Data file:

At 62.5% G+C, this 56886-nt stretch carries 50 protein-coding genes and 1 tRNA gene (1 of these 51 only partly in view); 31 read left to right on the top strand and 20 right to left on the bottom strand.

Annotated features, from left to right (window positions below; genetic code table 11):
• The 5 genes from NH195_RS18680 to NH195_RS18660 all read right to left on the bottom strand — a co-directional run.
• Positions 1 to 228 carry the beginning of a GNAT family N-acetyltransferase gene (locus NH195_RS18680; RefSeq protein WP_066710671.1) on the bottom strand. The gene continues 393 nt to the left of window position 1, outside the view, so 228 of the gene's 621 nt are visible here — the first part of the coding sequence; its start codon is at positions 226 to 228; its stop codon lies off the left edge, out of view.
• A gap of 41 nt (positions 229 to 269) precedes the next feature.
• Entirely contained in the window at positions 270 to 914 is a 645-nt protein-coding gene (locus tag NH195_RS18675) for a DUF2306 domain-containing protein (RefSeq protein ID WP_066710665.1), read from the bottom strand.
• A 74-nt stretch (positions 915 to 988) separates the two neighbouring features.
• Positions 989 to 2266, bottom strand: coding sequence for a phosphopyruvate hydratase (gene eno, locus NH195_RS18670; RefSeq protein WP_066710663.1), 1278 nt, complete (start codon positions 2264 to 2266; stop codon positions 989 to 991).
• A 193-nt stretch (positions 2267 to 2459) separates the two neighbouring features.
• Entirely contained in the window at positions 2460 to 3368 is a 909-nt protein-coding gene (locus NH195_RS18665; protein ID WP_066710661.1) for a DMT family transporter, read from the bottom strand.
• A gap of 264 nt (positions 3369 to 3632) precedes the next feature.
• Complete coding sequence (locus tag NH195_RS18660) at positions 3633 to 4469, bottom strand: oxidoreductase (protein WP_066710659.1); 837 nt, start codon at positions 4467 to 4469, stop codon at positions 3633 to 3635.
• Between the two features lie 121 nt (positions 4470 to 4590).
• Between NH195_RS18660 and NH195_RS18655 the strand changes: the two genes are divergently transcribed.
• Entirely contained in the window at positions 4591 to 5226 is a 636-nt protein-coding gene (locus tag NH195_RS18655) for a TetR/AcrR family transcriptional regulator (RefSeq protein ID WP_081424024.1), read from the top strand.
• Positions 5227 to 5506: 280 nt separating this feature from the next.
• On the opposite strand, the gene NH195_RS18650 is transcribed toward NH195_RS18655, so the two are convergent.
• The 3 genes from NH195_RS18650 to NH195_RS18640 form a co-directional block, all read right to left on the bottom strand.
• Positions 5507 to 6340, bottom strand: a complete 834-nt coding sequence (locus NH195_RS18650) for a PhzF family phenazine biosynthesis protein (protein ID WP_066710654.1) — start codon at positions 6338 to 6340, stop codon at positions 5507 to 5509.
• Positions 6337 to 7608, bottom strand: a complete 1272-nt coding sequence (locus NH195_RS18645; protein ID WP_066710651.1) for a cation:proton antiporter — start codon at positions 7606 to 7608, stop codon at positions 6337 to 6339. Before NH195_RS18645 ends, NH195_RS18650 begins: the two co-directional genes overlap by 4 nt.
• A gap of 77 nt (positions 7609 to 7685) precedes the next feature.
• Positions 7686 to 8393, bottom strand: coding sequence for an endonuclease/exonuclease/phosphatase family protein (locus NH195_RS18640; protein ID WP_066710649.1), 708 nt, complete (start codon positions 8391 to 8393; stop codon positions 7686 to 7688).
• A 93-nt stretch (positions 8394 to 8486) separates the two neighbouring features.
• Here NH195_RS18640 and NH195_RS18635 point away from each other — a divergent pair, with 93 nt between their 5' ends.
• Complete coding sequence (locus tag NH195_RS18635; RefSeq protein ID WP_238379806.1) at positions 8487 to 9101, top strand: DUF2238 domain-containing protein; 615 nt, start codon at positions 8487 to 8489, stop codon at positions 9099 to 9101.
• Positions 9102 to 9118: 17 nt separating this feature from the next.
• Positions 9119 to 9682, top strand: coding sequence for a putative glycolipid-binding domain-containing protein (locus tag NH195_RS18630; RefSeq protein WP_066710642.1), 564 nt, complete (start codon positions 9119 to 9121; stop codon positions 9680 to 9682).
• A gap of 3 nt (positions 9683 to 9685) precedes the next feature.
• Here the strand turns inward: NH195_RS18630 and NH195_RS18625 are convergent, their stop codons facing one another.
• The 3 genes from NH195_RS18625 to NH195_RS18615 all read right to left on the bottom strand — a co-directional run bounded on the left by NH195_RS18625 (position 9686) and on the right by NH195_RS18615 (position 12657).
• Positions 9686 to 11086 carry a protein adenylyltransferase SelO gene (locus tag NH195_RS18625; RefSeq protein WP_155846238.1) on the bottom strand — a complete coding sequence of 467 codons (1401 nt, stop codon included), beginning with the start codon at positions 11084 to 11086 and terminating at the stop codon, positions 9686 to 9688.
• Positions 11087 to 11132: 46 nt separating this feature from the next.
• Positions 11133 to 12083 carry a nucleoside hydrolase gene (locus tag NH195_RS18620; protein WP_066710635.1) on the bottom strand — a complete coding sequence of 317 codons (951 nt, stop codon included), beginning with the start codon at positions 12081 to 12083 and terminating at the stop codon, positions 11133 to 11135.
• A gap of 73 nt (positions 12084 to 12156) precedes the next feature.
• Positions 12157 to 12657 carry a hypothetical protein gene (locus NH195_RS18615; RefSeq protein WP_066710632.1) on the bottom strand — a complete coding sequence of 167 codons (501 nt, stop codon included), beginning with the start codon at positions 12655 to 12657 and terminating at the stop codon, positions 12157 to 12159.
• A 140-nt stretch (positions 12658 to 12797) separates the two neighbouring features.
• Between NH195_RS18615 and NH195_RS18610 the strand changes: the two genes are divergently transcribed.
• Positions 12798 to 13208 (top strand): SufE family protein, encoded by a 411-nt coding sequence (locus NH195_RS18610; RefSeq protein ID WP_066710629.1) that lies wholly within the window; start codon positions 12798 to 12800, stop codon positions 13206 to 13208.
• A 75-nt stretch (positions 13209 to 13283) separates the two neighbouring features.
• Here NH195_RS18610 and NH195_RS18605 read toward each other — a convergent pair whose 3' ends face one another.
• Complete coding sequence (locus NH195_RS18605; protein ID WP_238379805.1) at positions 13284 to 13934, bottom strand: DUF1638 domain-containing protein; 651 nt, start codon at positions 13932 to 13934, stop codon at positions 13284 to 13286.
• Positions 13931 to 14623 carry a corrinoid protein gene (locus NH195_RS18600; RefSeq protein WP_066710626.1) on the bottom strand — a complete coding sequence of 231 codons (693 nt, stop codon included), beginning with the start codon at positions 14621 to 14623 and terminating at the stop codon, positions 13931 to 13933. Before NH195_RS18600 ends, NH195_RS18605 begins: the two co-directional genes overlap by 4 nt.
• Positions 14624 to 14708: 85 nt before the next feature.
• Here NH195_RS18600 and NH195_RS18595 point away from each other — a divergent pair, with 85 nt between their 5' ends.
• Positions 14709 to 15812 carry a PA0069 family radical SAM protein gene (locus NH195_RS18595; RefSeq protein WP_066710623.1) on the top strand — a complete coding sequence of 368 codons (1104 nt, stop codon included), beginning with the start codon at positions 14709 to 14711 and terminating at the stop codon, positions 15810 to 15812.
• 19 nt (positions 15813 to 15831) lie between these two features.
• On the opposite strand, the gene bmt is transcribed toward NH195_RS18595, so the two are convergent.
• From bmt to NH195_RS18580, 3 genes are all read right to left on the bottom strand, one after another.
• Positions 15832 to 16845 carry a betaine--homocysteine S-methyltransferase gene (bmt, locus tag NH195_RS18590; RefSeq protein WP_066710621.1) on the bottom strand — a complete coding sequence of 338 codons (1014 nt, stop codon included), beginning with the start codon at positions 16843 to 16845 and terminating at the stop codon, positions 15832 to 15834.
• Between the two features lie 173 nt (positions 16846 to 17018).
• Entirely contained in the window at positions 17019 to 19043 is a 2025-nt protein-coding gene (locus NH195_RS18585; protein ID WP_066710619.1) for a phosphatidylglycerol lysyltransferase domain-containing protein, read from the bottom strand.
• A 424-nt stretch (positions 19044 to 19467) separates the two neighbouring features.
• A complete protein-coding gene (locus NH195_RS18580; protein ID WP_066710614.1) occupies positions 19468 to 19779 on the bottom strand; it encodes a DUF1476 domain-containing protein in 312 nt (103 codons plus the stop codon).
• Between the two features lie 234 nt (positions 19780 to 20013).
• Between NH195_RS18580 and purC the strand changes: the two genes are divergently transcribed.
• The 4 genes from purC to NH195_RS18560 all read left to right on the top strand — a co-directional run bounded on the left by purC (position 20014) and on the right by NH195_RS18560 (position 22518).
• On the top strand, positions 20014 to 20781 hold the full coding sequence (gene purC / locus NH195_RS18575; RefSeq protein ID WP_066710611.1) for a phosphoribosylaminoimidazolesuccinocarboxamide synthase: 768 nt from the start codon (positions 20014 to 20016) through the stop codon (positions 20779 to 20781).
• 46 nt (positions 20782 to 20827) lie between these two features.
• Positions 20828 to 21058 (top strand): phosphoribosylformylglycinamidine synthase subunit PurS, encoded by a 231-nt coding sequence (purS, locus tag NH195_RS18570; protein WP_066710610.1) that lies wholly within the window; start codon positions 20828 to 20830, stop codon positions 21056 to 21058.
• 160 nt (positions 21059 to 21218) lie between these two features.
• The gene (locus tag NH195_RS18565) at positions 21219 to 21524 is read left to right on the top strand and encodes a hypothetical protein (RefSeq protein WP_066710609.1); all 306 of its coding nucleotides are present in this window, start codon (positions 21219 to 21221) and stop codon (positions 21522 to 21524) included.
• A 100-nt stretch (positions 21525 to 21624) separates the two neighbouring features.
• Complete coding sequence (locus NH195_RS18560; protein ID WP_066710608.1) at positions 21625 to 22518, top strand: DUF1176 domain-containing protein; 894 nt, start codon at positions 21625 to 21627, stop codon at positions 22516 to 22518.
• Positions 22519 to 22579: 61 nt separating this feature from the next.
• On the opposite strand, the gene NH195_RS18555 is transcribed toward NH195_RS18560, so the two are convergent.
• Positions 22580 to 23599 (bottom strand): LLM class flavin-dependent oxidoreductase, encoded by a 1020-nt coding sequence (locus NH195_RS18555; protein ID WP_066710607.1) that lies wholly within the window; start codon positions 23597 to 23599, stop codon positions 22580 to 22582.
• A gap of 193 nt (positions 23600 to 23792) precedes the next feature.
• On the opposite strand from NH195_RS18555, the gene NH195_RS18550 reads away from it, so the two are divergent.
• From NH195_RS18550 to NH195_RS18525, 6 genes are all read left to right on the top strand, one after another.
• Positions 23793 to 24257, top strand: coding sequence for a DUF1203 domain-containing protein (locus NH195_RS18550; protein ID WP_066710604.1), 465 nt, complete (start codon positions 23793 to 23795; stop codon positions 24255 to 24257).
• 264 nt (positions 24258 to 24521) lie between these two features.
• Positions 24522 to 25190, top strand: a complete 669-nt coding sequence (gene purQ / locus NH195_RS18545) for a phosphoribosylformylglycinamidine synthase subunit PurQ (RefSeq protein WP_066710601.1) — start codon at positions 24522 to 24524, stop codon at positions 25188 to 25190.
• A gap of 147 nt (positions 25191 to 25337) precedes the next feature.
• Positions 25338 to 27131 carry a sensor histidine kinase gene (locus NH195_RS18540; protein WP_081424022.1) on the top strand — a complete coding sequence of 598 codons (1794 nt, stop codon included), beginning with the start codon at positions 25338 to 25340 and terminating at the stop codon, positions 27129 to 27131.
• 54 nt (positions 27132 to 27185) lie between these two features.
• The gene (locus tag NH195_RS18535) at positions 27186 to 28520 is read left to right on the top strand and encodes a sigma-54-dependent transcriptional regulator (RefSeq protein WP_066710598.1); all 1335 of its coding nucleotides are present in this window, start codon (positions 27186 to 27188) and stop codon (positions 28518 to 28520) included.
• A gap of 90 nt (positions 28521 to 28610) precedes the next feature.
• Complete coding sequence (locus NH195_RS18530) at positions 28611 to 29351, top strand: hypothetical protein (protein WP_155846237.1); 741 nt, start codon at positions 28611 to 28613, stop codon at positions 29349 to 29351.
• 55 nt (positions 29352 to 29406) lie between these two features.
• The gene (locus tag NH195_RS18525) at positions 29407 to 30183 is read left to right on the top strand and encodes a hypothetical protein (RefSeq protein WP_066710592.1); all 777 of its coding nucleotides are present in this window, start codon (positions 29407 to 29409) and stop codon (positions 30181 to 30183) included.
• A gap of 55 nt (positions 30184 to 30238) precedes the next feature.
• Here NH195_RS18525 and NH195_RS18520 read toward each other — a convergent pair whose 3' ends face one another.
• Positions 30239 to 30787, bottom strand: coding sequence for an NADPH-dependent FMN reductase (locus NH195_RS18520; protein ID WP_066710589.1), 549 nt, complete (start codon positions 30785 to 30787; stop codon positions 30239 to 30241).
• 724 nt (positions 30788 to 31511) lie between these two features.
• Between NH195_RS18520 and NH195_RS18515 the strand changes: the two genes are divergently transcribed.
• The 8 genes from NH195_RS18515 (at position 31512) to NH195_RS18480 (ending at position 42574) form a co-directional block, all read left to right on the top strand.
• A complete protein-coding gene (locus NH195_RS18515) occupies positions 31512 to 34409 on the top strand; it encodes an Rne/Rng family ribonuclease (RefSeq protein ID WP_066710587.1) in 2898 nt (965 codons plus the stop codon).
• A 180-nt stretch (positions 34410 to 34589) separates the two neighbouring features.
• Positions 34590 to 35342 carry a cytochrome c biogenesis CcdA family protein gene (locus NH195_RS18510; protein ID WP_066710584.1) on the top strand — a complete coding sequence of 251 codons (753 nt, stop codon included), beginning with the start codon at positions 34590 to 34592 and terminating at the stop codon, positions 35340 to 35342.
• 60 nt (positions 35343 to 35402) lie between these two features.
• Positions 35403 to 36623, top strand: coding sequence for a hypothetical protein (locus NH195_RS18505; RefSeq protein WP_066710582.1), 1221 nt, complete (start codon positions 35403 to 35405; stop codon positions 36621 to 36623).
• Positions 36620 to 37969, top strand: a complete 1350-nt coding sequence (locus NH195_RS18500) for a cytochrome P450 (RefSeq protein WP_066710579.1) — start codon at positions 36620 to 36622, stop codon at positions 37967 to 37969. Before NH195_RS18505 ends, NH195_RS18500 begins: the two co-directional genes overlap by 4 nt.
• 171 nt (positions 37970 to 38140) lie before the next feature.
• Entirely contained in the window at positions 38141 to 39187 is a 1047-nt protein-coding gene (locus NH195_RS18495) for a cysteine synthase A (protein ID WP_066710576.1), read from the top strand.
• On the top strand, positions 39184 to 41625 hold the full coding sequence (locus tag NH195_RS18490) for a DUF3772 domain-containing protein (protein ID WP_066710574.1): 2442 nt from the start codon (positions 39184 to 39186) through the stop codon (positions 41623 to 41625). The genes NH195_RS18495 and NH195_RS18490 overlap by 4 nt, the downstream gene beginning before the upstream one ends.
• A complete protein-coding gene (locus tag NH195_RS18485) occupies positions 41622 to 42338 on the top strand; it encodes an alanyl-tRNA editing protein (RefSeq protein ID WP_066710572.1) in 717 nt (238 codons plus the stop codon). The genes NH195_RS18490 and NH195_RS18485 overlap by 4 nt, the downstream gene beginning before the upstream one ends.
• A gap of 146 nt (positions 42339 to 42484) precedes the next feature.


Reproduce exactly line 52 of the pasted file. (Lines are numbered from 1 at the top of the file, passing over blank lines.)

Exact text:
• A 424-nt stretch (positions 19044 to 19467) separates the two neighbouring features.